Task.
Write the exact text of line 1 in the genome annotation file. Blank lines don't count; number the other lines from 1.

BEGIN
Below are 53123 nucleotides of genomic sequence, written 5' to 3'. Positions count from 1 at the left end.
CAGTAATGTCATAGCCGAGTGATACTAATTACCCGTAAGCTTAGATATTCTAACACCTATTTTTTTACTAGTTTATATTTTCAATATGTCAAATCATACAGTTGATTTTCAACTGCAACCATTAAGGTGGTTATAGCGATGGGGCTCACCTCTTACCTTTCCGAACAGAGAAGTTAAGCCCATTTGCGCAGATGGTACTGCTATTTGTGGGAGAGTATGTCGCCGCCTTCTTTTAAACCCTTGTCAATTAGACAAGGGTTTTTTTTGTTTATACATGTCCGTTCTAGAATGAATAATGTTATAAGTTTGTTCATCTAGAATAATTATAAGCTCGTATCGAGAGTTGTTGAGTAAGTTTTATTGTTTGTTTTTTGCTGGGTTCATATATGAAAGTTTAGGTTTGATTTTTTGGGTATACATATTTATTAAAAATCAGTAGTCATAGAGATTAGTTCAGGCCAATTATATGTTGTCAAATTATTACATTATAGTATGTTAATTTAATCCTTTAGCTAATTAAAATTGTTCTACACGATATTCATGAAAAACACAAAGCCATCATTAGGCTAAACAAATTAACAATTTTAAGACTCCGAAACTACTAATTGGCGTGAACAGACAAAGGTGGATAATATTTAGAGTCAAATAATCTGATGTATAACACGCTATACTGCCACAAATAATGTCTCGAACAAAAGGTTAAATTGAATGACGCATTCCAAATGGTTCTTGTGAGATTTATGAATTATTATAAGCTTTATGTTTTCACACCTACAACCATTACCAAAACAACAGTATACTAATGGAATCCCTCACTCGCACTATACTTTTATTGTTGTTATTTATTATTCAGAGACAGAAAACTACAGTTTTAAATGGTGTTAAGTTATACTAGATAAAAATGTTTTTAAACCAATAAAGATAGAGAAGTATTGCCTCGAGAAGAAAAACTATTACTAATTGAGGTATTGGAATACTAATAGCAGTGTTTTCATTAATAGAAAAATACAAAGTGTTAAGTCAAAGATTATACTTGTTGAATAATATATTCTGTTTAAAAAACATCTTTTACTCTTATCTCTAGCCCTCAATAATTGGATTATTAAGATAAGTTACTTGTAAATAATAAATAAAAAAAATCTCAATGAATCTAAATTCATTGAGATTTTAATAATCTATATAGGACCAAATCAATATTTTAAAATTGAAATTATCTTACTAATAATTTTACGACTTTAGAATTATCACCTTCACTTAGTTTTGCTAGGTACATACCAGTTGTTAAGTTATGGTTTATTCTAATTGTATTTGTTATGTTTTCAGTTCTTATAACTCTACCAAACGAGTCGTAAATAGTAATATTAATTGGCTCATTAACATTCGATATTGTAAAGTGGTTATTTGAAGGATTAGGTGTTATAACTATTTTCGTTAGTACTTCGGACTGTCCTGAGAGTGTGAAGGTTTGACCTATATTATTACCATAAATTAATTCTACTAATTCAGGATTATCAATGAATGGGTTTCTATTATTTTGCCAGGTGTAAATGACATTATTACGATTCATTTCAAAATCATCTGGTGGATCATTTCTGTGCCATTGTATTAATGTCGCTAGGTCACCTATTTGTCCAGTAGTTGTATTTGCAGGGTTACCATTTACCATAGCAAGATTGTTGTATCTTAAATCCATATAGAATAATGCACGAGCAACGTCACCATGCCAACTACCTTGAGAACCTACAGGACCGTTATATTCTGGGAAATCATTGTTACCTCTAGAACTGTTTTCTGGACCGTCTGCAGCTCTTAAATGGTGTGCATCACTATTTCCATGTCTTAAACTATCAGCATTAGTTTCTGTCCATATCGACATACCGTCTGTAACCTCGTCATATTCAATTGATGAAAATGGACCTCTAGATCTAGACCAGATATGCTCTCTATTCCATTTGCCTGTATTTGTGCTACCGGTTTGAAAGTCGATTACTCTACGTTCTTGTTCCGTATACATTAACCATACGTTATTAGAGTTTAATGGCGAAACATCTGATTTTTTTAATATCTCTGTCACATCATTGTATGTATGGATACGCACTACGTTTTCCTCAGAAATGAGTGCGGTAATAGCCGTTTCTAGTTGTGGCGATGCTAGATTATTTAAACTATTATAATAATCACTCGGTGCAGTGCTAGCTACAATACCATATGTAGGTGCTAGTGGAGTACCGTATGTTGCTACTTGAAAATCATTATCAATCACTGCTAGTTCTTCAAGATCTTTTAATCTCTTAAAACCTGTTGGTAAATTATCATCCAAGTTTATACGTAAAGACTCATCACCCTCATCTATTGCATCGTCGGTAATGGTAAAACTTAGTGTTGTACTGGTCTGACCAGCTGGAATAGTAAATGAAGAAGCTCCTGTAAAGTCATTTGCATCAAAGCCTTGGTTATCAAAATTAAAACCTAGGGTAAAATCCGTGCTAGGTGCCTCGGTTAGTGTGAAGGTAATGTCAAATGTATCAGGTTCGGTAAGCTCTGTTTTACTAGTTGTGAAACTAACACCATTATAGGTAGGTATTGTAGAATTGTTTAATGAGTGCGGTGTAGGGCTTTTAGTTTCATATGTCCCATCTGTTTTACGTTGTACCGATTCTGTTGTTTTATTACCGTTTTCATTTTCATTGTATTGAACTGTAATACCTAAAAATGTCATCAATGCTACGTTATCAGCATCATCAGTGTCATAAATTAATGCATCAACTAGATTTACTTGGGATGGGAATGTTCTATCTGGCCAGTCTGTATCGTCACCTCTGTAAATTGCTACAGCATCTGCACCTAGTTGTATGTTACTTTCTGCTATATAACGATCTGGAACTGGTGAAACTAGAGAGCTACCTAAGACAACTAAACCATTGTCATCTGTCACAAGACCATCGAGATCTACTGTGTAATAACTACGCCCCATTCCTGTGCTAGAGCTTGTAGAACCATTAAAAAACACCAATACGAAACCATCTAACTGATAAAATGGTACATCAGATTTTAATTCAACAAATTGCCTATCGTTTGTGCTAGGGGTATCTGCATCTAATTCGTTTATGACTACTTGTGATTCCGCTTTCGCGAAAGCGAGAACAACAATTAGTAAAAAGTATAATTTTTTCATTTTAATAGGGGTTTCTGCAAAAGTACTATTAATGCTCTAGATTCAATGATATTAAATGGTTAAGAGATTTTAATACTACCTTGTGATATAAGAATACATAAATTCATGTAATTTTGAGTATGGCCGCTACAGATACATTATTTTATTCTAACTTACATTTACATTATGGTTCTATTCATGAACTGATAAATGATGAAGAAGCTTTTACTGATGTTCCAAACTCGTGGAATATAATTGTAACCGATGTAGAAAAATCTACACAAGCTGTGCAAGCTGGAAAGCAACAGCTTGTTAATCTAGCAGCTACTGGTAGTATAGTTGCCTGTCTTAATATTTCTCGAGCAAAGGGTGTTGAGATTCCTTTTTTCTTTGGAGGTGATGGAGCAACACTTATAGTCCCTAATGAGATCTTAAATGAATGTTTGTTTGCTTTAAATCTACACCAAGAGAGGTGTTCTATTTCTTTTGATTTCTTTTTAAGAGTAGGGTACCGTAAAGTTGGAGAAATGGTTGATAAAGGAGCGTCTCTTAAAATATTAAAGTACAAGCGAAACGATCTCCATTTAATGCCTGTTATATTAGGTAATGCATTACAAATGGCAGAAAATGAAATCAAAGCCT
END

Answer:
Below are 53123 nucleotides of genomic sequence, written 5' to 3'. Positions count from 1 at the left end.